New Evidence and Revised Interpretations of Early Agriculture in Highland New Guinea
Denham, Tim, Haberle, Simon, Lentfer, Carol, Antiquity
Several areas in the Highlands of New Guinea, in particular the Upper Wahgi Valley, are significant for interpreting the emergence of agriculture during the early to mid-Holocene. Of these sites, Kuk Swamp (hereafter referred to as "Kuk") is the most important because it has been investigated in greatest detail, provides the longest chronology and is the "type-site" for the investigation of prehistoric plant exploitation in the interior of New Guinea (Denham 2003a; Denham et al. 2003; Golson 1977a, 1982, 1985, 1990, 1991a, 1991b; Golson & Hughes 1980; Hope & Golson 1995). The international significance of Kuk derives from the presence of successive phases of drainage for agriculture dating from 6950-6440 cal BP or earlier (Golson 1977a, 1991 a, 1991 b; Golson & Hughes 1980; cf. Denham 2004; Denham et al. 2003; Table 1, see http://antiquity.ac.uk/ProjGall/denham). The evidence at Kuk has provided a basis for the interpretation of early and independent agricultural origins in the Highlands of New Guinea.
In this paper, new multi-disciplinary findings on early and mid-Holocene plant exploitation at Kuk, including archaeological, archaeobotanical and palaeoecological research, are presented and interpreted with respect to the prehistory of the Upper Wahgi Valley. These results endorse previous interpretations that New Guinea was a centre of independent agricultural origins, but question previous ideas that agriculture was necessarily developed in the lowlands and brought into the Highlands with climatic amelioration and stabilisation at the beginning of the Holocene (Hope & Golson 1995:818-819, 827-8). According to our alternative argument, agricultural practices arose in the Highlands of New Guinea during the early to mid-Holocene through the transformation of pre-existing plant exploitation strategies (following Denham & Barton in press; Haberle 1993: 299-305); the nature and timing of the earliest innovations require clarification through further research.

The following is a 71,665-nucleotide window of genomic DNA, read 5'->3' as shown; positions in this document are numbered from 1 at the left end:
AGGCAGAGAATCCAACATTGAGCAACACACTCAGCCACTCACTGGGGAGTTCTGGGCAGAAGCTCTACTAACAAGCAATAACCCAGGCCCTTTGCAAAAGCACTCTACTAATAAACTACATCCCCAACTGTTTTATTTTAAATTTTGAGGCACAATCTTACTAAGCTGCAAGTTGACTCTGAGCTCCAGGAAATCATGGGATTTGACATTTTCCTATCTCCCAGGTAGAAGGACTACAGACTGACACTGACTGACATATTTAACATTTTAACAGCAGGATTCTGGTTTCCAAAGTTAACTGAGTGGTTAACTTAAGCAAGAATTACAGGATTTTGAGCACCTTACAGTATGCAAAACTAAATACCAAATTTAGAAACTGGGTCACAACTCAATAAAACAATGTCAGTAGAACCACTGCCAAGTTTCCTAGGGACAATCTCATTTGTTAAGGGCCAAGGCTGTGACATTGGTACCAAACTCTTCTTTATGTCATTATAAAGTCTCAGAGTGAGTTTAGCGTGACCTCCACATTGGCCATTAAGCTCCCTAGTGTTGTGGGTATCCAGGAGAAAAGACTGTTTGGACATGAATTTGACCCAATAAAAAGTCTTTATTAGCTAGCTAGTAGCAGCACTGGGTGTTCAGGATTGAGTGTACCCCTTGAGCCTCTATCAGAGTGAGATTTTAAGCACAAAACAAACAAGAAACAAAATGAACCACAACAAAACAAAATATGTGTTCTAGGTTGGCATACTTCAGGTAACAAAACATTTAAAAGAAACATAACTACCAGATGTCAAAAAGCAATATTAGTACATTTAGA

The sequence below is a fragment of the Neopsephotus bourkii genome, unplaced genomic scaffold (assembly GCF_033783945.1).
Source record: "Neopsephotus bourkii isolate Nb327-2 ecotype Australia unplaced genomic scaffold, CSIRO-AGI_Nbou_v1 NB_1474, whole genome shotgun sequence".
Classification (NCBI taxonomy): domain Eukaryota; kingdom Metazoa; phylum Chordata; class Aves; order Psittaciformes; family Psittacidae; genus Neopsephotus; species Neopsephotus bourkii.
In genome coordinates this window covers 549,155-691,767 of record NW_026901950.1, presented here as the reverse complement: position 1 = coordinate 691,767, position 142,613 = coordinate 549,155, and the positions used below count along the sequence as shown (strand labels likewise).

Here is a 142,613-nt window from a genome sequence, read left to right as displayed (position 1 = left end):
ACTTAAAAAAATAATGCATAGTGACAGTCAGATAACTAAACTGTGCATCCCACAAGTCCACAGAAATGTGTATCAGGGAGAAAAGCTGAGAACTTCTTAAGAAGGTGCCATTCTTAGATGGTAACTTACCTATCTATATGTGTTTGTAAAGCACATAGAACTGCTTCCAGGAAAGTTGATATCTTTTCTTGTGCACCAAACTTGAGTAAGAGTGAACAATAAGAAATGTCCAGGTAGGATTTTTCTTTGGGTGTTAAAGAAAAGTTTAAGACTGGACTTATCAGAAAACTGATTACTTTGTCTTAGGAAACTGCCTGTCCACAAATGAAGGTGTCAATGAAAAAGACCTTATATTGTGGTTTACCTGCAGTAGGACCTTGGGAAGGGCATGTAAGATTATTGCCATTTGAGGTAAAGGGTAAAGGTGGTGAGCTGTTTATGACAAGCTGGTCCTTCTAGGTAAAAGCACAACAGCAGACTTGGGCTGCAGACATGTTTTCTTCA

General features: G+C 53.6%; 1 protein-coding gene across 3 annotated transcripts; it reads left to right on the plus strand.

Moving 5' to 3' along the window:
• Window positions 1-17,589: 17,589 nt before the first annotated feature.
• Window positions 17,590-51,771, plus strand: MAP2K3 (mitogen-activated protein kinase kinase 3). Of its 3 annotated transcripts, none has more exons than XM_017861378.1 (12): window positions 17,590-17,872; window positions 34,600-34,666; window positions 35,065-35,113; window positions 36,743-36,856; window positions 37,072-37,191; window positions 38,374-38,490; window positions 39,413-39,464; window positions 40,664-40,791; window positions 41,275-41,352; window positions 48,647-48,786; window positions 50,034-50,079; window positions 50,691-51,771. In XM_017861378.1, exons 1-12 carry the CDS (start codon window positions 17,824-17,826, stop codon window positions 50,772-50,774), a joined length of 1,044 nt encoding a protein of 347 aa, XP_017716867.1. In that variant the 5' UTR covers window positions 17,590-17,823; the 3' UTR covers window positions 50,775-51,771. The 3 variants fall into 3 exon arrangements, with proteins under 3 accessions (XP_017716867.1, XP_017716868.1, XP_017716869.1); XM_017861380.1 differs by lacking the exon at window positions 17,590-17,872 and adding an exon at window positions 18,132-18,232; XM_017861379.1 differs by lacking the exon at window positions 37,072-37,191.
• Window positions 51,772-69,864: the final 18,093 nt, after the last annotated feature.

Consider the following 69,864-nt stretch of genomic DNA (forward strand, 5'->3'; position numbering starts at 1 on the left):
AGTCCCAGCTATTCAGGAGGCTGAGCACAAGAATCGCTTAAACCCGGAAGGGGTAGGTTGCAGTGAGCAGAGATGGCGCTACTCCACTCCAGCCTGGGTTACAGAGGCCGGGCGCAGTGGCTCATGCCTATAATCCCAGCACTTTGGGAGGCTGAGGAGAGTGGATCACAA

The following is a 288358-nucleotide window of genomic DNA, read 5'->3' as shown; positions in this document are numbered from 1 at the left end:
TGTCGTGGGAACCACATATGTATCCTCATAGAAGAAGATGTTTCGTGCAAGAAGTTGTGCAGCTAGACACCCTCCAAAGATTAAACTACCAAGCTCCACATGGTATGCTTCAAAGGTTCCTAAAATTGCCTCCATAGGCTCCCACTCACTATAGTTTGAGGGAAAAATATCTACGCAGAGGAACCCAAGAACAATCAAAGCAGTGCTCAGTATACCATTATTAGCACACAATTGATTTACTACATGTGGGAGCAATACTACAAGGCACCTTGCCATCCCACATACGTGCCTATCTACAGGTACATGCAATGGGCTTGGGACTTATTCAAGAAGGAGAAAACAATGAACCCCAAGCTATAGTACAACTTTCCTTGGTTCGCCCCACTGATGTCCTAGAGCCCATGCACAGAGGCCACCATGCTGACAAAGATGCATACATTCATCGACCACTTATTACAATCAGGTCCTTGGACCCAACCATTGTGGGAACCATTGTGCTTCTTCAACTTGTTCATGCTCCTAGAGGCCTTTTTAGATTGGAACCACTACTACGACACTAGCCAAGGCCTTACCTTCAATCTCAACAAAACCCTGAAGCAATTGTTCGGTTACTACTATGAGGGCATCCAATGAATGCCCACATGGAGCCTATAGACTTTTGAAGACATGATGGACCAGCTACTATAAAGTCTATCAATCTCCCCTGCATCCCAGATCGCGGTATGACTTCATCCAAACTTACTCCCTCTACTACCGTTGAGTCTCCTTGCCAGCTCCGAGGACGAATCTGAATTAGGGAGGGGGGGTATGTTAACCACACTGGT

The early and mid-Holocene remains, corresponding to Phases 1 and 2 at Kuk, are directly relevant to understanding the origins of agriculture in New Guinea. The early and mid-Holocene remains pre-date any known Southeast Asian influence on New Guinea after its initial colonisation by at least c. 40 000 cal BP (Groube et al. 1986). Mid-Holocene Southeast Asian influences are usually associated with the expansion of Austronesian language-speakers to Melanesia at 3500-3300 cal BP (see Bellwood 1997:210-54), or at c 3200-3300 cal BP (Spriggs 2001: 240). The influence of Austronesian diffusion on mainland New Guinea, marked by the Lapita cultural complex in island Melanesia (Green 1991), is unclear because there is a near absence of Lapita pottery and other well-dated traits on the island of New Guinea (see Terrell & Welsch 1997 for the exceptions). On linguistic grounds, Austronesian influence on New Guinea is considered to post-date the onset of Lapita culture by at least 1000 years (Bellwood 1996: 487).
The wetland archaeological site at Kuk Swamp is located approximately 12 kilometres (km) north-east of the town of Mount Hagen in the Upper Wahgi Valley, Western Highlands Province, Papua New Guinea (Figure 1). Kuk is located in the Highlands, i.e., land above 1200 metres above mean sea level (m), at an altitude of c. 1560 m. Kuk Swamp forms part of extensive wetlands carpeting the floor of the Upper Wahgi Valley, which is part of one of the largest inter-montane valleys in the interior of New Guinea. The archaeological site is located on the former Kuk Agricultural (originally Tea) Research Station that covered 280 hectares (ha). Approximately 100 ha of the southeast corner were subject to multi-disciplinary investigation (Golson 1977a: 610).
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Like other wetlands in the Highlands of Papua New Guinea, Kuk was artificially drained in the late 1960s and early 1970s for planting. …